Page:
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  • Nov 27th 2012
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Best Represented by icon of All Time is a public top list created by Listnerd on rankly.com on November 27th 2012. Items on the Best Represented by icon of All Time top list are added by the rankly.com community and ranked using our secret ranking sauce. Best Represented by icon of All Time has gotten 260 views and has gathered 8 votes from 8 voters. O O

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    1

    Feminist movement

    • iconic representations: Rosie the Riveter
    The feminist movement (also known as the Women's Movement, Women's Liberation, or Women's Lib) refers to a series of campaigns for reforms on issues such as reproductive rights, domestic violence, maternity leave, equal pay, women's suffrage, sexual harassment, and sexual violence. The movement's priorities vary among nations and communities and range from opposition to female genital mutilation in one country or to the glass ceiling in another. The movement began in the western world in the late 18th century and has gone through three waves. First-wave feminism was oriented around the station of middle- or upper-class white women and involved suffrage and political equality. Second-wave feminism attempted to further combat social and cultural inequalities. Third-wave feminism (c.1980-c.1990) (cited from Open Boundaries University text book), includes renewed campaigning for women’s greater influence in politics. The history of feminist movements has been divided into three "waves" by feminist scholars. Each deals with different aspects of the same feminist issues. The history, events, and structure of the feminist movement is closely related to the individuals at the time,
    8.25
    4 votes
    2

    Women in the workforce

    • iconic representations: Rosie the Riveter
    Women in the workforce earning wages or a salary are part of a modern phenomenon, one that developed at the same time as the growth of paid employment for men; yet women have been challenged by inequality in the workforce. Until modern times, legal and cultural practices, combined with the inertia of longstanding religious and educational conventions, restricted women's entry and participation in the workforce. Economic dependency upon men, and consequently the poor socio-economic status of women, have had the same impact, particularly as occupations have become professionalized over the 19th and 20th centuries. Women's lack of access to higher education had effectively excluded them from the practice of well-paid and high status occupations. Entry of women into the higher professions like law and medicine was delayed in most countries due to women being denied entry to universities and qualification for degrees; for example, Cambridge University only fully validated degrees for women late in 1947, and even then only after much opposition and acrimonious debate. Women were largely limited to low-paid and poor status occupations for most of the 19th and 20th centuries, or earned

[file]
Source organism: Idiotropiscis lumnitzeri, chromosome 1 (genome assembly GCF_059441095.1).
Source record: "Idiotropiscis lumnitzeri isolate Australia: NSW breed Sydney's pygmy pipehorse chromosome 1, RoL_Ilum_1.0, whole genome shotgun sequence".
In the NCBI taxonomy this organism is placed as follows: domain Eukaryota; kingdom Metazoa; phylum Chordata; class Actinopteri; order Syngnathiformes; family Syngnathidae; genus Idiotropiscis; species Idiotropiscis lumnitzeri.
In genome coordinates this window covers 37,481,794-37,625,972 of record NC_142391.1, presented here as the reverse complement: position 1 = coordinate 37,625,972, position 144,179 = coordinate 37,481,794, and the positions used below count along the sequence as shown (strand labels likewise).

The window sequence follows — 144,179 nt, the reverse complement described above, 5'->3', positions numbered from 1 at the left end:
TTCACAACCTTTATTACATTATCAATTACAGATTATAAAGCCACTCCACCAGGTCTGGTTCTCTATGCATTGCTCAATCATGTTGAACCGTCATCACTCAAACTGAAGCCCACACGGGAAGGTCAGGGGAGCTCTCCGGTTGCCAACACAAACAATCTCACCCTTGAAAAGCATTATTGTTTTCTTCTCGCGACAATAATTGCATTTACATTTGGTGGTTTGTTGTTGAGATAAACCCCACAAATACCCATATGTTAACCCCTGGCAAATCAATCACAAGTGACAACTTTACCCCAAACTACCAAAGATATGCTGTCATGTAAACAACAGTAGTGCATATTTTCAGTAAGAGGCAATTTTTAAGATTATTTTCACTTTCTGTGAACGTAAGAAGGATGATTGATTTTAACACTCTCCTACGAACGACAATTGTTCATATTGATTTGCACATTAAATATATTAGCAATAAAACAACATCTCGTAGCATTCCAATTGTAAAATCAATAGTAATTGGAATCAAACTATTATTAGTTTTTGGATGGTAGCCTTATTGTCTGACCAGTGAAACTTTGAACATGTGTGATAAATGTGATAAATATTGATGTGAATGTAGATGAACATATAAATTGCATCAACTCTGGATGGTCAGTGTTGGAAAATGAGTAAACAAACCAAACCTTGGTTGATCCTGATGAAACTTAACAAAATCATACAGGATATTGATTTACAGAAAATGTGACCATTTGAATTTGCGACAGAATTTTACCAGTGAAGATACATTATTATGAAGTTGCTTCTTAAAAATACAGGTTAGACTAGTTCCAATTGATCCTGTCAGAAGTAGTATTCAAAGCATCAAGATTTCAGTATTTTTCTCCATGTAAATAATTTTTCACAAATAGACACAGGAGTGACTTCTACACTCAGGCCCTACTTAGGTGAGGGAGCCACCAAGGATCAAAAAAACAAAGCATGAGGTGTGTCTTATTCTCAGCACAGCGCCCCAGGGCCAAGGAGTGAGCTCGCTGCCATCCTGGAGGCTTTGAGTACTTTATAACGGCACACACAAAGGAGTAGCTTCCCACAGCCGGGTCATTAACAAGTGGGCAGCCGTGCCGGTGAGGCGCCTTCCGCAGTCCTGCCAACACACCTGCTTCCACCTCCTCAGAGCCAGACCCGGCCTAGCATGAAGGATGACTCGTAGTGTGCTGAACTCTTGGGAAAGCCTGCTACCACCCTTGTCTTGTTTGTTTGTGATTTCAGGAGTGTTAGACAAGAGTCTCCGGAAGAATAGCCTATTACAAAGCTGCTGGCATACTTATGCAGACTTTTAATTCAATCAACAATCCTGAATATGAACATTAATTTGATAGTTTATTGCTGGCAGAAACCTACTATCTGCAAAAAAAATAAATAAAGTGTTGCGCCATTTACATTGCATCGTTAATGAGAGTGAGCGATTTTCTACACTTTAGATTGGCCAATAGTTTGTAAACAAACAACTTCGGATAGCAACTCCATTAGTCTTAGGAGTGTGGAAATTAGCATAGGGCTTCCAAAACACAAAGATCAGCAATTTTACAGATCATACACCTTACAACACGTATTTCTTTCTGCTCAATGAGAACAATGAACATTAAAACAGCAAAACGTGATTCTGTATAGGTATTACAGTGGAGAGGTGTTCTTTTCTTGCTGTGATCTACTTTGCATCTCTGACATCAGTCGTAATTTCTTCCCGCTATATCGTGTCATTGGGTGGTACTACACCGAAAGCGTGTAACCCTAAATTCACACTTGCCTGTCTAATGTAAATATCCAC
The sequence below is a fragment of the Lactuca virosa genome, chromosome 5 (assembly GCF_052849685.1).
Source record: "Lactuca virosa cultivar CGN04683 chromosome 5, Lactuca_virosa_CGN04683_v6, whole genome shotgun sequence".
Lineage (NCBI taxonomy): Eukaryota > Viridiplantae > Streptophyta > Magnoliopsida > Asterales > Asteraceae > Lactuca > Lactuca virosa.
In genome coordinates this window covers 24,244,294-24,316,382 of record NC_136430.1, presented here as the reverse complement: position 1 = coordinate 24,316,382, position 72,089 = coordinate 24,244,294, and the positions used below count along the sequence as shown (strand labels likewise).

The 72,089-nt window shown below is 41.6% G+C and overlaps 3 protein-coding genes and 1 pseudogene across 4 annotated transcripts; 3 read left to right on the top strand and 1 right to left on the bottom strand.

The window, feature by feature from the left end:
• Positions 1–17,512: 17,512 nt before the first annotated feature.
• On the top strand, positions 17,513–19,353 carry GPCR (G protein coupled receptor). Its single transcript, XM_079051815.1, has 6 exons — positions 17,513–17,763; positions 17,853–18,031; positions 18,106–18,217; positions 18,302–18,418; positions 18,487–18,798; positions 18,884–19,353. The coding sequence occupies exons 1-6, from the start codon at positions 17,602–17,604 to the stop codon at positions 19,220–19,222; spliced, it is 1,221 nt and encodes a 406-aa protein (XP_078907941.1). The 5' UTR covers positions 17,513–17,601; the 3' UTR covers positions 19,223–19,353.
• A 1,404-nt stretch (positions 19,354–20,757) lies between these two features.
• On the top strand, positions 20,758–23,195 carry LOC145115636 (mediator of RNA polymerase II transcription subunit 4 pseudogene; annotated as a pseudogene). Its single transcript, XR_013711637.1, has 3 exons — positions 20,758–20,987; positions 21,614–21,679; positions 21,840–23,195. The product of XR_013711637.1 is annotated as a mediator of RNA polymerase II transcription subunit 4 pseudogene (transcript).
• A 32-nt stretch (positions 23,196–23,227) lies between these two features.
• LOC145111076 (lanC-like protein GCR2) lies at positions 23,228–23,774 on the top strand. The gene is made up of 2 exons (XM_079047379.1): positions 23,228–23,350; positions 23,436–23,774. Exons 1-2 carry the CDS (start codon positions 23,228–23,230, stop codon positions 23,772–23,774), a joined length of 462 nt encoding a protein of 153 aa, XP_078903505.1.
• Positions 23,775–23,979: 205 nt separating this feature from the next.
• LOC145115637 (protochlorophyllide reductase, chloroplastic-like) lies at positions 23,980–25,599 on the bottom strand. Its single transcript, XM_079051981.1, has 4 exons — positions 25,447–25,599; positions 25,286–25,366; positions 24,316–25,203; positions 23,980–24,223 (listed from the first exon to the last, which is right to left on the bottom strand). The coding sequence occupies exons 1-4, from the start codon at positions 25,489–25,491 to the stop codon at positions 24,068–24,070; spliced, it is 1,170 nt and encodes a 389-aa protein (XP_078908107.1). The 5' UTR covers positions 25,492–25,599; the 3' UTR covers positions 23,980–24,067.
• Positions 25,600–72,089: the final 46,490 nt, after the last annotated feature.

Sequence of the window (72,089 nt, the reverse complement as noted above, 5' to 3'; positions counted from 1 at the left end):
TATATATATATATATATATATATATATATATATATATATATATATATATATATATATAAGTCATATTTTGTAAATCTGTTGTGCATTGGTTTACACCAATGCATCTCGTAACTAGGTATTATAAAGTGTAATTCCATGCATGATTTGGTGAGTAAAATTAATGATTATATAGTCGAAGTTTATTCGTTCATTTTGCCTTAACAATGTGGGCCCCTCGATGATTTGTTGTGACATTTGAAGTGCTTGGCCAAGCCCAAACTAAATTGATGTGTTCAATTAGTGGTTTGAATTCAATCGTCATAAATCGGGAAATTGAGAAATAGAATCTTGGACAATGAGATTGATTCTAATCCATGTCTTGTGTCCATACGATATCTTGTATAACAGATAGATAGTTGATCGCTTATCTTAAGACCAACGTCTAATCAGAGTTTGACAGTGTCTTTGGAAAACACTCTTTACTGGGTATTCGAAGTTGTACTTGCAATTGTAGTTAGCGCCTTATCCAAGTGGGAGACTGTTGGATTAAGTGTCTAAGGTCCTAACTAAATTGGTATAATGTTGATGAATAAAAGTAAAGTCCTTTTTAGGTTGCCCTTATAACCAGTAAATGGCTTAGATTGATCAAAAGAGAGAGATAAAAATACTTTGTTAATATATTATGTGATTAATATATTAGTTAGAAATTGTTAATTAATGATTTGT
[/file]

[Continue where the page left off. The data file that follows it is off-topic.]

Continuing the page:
8.00
    2 votes
    3

    Vamp

    • iconic representations: Theda Bara
    Vamp is a colloquial term applied to describe a particular type of femme fatale, popular in silent films. The term is a shortening of the word vampire, and is used to describe a woman who is glamorous in an exotic, stylised and usually overstated manner. She is usually noted for her striking features, dark clothing and hair, and cosmetics which darken and accentuate the eyes and lips. Her character is a heartless seductress, and the men she seduces are usually shown as helpless victims unable to resist her. From the perspective of American film audiences, she is often seen as foreign, usually of undetermined Eastern European or Asian ancestry. She was designed as the sexual counterpoint of the wholesome actresses such as Lillian Gish and Mary Pickford. Among the notable vamps of the silent screen were Theda Bara, Louise Glaum, Musidora, Nita Naldi, Pola Negri, and in her earliest film appearances, Myrna Loy.
    5.00
    2 votes
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